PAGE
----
From the NY Times: All They Are Saying is Give Happiness a Chance. Excerpts:
“The era of laissez-faire happiness might be coming to an end. Some prominent economists and psychologists are looking into ways to measure happiness to draw it into the public policy realm. Thirty years from now, reducing unhappiness could become another target of policy, like cutting poverty.
“This is another outcome that we should be concerned about,” said Alan Krueger, a professor of economics at Princeton who is working to develop a measure of happiness that could be used with other economic indicators. “Just like G.D.P.””
“Most disconcerting, happiness seems to have little relation to economic achievement, which we have historically understood as the driver of well-being. A notorious study in 1974 found that despite some 30 years worth of stellar economic growth, Americans were no happier than they were at the end of World War II. A more recent study found that life satisfaction in China declined between 1994 and 2007, a period in which average real incomes grew by 250 percent.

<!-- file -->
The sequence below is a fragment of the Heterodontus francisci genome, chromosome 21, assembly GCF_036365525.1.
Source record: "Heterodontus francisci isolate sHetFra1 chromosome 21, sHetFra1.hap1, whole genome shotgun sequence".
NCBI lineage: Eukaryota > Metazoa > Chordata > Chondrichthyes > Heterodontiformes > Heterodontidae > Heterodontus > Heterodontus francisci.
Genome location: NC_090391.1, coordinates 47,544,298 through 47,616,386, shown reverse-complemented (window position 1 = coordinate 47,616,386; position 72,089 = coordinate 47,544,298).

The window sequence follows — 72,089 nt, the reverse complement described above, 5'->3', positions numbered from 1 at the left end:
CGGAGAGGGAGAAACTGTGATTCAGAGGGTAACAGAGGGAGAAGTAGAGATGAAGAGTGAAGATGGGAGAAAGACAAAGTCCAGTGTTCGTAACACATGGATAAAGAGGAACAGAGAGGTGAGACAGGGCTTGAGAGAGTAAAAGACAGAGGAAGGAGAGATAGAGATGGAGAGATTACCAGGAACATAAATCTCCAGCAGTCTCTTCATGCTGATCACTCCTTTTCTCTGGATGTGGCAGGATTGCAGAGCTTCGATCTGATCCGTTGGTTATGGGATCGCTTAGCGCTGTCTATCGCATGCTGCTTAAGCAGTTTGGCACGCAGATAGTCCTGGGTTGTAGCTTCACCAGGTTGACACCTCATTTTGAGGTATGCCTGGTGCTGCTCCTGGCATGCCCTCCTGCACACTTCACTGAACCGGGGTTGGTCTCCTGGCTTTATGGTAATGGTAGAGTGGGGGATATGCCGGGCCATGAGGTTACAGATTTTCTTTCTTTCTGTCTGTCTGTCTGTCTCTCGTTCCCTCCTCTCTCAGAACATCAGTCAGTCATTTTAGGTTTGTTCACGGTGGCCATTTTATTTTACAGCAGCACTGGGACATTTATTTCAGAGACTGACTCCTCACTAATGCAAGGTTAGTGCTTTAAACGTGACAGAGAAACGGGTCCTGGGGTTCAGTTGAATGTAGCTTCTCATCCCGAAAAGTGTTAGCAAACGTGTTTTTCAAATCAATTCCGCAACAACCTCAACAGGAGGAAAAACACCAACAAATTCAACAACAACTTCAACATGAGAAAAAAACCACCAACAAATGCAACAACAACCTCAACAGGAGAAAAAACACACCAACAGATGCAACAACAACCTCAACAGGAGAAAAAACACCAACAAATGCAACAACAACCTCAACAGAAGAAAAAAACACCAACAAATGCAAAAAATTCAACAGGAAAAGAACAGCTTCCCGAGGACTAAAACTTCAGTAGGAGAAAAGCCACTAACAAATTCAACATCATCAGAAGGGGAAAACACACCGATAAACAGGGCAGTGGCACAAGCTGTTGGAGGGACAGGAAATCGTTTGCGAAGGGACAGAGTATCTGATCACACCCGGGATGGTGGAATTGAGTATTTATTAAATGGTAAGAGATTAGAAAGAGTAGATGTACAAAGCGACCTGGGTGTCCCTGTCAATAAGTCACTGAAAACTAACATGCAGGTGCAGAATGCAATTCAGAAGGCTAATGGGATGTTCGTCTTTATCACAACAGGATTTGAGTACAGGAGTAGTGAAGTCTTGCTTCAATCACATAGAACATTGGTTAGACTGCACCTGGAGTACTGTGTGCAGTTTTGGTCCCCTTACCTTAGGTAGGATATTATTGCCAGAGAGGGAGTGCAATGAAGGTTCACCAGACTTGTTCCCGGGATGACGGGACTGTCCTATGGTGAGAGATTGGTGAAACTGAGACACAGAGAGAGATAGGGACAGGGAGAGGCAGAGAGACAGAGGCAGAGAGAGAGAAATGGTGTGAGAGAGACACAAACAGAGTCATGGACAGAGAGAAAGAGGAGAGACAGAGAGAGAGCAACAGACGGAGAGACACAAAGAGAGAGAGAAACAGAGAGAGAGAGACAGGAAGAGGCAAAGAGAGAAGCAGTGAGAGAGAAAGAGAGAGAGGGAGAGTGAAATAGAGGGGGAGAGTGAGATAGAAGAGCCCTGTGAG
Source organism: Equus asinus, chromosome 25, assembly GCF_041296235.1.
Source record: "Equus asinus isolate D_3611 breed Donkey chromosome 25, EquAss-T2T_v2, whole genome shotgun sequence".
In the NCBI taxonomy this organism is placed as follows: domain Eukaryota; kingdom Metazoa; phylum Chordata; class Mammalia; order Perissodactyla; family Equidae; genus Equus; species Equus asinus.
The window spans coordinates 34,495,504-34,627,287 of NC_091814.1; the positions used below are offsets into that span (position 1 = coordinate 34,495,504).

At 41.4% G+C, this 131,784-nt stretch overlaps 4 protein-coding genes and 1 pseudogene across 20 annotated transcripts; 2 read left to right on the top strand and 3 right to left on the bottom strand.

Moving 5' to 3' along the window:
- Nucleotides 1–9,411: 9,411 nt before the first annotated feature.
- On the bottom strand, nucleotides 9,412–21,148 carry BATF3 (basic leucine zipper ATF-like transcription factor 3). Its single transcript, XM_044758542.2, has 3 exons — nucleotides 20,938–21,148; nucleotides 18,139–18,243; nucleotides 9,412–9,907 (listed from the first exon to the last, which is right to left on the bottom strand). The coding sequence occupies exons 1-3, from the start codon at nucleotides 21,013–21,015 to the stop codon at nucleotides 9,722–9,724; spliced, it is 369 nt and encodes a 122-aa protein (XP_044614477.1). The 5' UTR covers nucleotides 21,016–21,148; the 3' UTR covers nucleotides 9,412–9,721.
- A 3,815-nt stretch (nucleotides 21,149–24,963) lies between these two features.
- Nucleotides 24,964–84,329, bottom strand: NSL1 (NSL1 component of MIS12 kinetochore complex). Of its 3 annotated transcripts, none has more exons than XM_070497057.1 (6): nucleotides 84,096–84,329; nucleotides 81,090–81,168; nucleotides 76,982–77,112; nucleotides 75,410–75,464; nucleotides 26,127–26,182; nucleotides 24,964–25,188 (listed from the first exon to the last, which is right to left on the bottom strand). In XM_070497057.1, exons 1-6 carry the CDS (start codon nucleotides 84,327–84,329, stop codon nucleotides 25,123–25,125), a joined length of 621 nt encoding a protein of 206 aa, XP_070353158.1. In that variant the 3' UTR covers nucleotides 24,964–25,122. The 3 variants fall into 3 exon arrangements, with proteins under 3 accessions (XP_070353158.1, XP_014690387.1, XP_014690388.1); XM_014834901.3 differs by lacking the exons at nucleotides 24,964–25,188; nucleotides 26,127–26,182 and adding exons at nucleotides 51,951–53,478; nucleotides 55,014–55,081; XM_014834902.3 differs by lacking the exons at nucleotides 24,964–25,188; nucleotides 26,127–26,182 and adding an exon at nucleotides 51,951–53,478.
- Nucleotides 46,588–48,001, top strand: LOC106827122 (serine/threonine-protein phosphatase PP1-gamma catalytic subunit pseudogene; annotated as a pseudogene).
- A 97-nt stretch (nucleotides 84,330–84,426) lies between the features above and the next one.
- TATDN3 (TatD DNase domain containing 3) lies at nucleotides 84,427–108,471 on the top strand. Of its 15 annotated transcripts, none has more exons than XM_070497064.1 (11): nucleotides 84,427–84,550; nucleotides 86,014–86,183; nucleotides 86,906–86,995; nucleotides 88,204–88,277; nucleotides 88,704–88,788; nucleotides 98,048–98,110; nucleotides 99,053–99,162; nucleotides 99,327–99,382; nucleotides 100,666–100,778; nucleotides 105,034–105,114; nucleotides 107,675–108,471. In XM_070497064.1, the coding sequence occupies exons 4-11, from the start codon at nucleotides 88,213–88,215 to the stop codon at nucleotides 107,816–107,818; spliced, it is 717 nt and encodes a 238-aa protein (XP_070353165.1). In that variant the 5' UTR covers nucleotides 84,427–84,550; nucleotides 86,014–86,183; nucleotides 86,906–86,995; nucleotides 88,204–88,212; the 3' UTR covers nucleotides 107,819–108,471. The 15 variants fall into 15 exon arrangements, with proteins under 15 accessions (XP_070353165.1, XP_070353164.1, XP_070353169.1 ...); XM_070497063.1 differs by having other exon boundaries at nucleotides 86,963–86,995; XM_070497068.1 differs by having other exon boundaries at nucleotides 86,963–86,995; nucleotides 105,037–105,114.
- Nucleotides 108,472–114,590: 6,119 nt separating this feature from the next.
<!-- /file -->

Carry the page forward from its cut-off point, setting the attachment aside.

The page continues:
Happiness, it appears, adapts. It’s true that the rich are happier, on average, than the poor. But while money boosts happiness, the effect doesn’t last. We just become envious of a new, richer set of people than before. Satisfaction soon settles back to its prior level, as we adapt to changed circumstances and set our expectations to a higher level.”
“Despite happiness’ apparently Sisyphean nature, there may be ways to increase satisfaction over the long term. While the extra happiness derived from a raise or a winning lottery ticket might be fleeting, studies have found that the happiness people derive from free time or social interaction is less susceptible to comparisons with other people around them. Nonmonetary rewards — like more vacations, or more time with friends or family — are likely to produce more lasting changes in satisfaction.
…More broadly, if the object of public policy is to maximize society’s well-being, more attention should be placed on fostering social interactions and less on accumulating wealth. If growing incomes are not increasing happiness, perhaps we should tax incomes more to force us to devote less time and energy to the endeavor and focus instead on the more satisfying pursuit of leisure.
One thing seems certain, lining up every policy incentive to strive for higher and higher incomes is just going to make us all miserable. Happiness is one of the things that money just can’t buy.”
Photo by Aaron Logan